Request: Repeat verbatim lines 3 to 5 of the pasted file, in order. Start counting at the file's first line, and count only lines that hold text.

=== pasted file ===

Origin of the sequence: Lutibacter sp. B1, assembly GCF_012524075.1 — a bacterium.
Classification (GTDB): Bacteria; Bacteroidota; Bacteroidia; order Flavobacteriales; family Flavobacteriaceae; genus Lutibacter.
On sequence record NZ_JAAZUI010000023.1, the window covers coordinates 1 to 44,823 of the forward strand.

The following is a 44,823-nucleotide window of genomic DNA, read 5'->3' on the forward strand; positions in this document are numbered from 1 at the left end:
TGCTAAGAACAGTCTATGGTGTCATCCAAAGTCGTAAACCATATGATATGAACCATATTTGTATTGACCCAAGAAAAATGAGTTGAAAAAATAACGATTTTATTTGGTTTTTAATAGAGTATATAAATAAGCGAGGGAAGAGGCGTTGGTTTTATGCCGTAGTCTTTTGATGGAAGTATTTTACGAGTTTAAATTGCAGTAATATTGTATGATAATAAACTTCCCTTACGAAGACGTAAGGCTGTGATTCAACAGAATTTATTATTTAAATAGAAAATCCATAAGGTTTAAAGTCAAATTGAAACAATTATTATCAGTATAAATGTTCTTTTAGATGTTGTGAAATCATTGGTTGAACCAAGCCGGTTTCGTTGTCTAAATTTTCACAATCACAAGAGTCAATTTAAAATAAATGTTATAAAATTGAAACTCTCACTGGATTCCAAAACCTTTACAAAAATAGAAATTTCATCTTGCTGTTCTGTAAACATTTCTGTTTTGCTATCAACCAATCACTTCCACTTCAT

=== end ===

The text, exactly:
On sequence record NZ_JAAZUI010000023.1, the window covers coordinates 1 to 44,823 of the forward strand.

The following is a 44,823-nucleotide window of genomic DNA, read 5'->3' on the forward strand; positions in this document are numbered from 1 at the left end:
TGCTAAGAACAGTCTATGGTGTCATCCAAAGTCGTAAACCATATGATATGAACCATATTTGTATTGACCCAAGAAAAATGAGTTGAAAAAATAACGATTTTATTTGGTTTTTAATAGAGTATATAAATAAGCGAGGGAAGAGGCGTTGGTTTTATGCCGTAGTCTTTTGATGGAAGTATTTTACGAGTTTAAATTGCAGTAATATTGTATGATAATAAACTTCCCTTACGAAGACGTAAGGCTGTGATTCAACAGAATTTATTATTTAAATAGAAAATCCATAAGGTTTAAAGTCAAATTGAAACAATTATTATCAGTATAAATGTTCTTTTAGATGTTGTGAAATCATTGGTTGAACCAAGCCGGTTTCGTTGTCTAAATTTTCACAATCACAAGAGTCAATTTAAAATAAATGTTATAAAATTGAAACTCTCACTGGATTCCAAAACCTTTACAAAAATAGAAATTTCATCTTGCTGTTCTGTAAACATTTCTGTTTTGCTATCAACCAATCACTTCCACTTCAT